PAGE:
From €9.50, $14.99, £14.95, 186 Norwegian krone, 2,986 yen
Leading Meursault producer Dominique Lafon was the first leading light of the Côte d'Or to take white Mâcon so seriously that he set up shop there - buying an existing domaine in the folds of the western hills in Milly-Lamartine way back in 1999. Four years later, more but different, earlier-ripening, vineyard land was added to the domaine so that today Héritiers du Comte Lafon are able to make substantial quantities of three wines, Mâcon, Mâcon-Villages and Mâcon-Milly-Lamartine, supplemented by five different single-vineyard bottlings, each with their own very distinct character. (Berrys publish some good background online, though it omits the latest vineyard acquisition.)
Every year when I go and taste in the enviably capacious, recently extended cellars of the Domaine des Comtes Lafon in Meursault I always try to taste as many of the Mâcons as possible and they just keep on getting better and better, yet these finely crafted Chardonnays are not expensive (particularly when one compares their prices with those of Lafon Meursaults!).
Dominique is clearly hugely proud of his Mâconnais operation and attributes the reliable and increasing quality of the wines to his chef de cave since 2006 Caroline Gon, wife of her counterpart at Olivier Merlin's Mâconnais operation. 'She's very intelligent. And was the only one who criticised our wines in the interviews', he told me with a wry smile. She is currently overseeing the transformation from organic to biodyamic of the total 21 ha of vineyards, including seven recently acquired from Château Clessé in the separate Viré- Clessé appellation which may not (yet?) be labelled Ch Clessé.
Dominique is upbeat about the 2011 vintage in the Mâconnais, and of course is pleased that yields there are so much higher than in Meursault at around 60 hl/ha. 'lt  has fruit and intensity with good acid. When you have all that it's very Mâconnais - great fruit without heaviness. Nor was there lots of alcohol in 2011. The wines are around 12.5 to 12.8%.'
Inconveniently, the harvest started at the beginning of September, almost exactly the same time as in Meursault, so he had to get up early and drive down each day. The wines, depending on the concentration of fruit, are aged in stainless steel, foudres or demi-muids, but never barrique. The smallest cask they see holds 500 litres. All the wines were bottled last summer and the basic Mâcon and Mâcon-Villages, which were bottled under screwcap - wildly unorthodox for Burgundy - last May, were already all sold out so I didn't manage to taste them.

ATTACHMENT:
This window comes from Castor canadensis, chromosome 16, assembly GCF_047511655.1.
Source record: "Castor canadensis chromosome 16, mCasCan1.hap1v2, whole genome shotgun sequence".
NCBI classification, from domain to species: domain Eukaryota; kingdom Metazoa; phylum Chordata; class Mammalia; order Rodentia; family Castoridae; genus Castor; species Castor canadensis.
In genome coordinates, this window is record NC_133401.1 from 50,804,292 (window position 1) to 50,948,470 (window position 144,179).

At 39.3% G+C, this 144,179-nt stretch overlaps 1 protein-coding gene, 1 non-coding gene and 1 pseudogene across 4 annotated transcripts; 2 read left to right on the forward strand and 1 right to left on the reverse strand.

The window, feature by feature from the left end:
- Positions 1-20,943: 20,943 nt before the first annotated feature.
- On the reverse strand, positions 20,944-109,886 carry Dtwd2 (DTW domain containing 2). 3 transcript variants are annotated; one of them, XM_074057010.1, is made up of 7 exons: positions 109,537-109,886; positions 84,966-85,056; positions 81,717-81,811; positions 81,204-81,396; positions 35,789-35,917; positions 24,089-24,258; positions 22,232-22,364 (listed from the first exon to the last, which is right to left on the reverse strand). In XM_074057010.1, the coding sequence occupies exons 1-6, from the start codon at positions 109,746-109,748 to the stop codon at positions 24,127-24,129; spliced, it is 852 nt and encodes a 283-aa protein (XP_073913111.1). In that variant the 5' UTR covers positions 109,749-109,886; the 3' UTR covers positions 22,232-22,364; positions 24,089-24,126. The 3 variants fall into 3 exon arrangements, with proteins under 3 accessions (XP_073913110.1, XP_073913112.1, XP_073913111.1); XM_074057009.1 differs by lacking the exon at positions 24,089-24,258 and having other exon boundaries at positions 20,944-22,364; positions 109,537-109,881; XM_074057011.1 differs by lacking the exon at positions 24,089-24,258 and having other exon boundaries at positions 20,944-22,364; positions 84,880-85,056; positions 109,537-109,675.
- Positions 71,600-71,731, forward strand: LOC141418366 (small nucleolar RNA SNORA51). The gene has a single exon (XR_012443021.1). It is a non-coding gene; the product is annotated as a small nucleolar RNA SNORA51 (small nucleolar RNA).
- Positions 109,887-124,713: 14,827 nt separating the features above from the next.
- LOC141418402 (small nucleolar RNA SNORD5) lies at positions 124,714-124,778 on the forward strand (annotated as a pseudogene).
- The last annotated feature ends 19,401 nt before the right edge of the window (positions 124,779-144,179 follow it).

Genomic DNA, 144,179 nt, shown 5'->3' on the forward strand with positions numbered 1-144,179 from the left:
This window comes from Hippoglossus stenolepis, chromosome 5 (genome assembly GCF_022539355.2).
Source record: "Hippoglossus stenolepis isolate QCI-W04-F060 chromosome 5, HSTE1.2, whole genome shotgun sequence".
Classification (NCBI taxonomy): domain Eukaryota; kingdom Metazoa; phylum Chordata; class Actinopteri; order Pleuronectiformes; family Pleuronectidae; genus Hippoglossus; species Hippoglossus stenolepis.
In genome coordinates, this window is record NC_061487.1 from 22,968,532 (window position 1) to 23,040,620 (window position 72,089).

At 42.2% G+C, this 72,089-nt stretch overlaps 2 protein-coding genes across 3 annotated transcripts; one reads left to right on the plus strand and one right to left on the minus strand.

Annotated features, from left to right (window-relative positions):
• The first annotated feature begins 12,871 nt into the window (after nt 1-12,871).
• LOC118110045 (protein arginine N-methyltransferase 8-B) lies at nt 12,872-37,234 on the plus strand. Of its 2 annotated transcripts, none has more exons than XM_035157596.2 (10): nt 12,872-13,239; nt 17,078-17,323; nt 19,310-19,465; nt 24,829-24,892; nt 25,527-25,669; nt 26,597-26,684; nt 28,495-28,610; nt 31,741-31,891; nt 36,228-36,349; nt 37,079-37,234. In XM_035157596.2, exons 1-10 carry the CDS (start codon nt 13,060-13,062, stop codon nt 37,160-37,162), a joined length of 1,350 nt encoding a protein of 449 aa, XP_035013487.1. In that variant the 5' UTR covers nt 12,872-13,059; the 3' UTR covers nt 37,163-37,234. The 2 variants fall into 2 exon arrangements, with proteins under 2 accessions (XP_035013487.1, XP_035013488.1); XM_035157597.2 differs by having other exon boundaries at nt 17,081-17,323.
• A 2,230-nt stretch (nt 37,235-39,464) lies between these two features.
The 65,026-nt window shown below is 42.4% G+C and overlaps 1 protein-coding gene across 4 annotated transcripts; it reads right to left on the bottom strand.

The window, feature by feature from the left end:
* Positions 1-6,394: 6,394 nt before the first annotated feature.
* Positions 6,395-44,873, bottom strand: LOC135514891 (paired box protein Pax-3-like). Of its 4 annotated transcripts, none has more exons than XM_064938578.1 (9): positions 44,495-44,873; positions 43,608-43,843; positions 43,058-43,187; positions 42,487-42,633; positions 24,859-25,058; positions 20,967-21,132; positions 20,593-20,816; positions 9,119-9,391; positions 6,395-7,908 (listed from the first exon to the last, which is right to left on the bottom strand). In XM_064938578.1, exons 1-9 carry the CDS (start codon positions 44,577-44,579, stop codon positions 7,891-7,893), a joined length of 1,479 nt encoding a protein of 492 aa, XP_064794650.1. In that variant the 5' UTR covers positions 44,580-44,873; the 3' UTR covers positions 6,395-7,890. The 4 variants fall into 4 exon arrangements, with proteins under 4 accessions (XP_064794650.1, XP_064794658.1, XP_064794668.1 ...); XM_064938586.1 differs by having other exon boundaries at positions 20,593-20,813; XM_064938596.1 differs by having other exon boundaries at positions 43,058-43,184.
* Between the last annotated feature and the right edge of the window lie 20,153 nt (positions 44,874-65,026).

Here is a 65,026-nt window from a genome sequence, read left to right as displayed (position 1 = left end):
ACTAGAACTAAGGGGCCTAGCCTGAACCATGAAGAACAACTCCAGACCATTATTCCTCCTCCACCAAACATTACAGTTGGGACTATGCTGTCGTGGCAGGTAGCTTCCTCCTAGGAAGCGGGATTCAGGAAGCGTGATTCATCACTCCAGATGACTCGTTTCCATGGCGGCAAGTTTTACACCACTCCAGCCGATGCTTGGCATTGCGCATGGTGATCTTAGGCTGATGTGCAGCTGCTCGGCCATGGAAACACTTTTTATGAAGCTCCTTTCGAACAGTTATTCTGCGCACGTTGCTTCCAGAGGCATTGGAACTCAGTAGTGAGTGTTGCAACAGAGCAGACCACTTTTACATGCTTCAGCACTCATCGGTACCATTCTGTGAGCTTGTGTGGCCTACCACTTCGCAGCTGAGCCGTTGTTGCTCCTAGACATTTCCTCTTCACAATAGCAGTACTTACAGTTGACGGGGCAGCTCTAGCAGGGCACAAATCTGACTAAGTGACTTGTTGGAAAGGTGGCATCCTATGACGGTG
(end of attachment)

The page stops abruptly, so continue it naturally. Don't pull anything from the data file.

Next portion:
But the Héritiers du Comte Lafon 2011 Mâcon Milly-Lamartine, of which 30,000 bottles were produced, is wonderfully fine and lively with some richness of fruit but none of the fatness that can sometimes dog Mâcon Blanc. This is a really sleek wine with what the late Len Evans would have called 'line' (I think this is what I call 'a beginning, middle and an end'). This is wonderfully well balanced for drinking over the next two or three years.
I was also very impressed by the 2011 Uchizy Lès Maranges, which has less Muscat clone influence than it used to; the more restrained 2011 Bussières Le Monsard; the 2011 Clos de la Crochette bottling from clay limestone soils in the village of Chardonnay; the superb, long-term 2011 Clos du Four, which Dominique describes as his Mâconnais equivalent of Meursault-Perrières; and the new 2011 Viré-Clessé that is admirably complex and seems to split the difference between Mâconnais and Côte d'Or. Definitely one to watch. I'll be publishing my detailed tasting notes, along with hundreds of others, on Monday.
Tasting the last two wines above, I was impressed by what seemed to be potential longevity so I asked Dominique what these wines are like with some bottle age on them. He told me he'd never tried them old because he has his Meursaults to choose from. Poor boy.
As you may imagine from the quantities made of these wines, they are reasonably easy to find - especially in the US but also in France, the UK plus Austria, Norway and Japan. The prices cited at the top are for the basic Mâcon, which, as I say, I have not tasted but on the basis of the 2011s I have tasted, and earlier vintages of the basic Mâcon that I have tasted, I feel pretty confident in recommending.
The 2011 Milly-Lamartine is excellent value at £108 per dozen en primeur from Berry Bros. But I would also highly recommend 2010 Clos du Four, which is now £264.40 a dozen duty paid but is very serious white burgundy by any standard.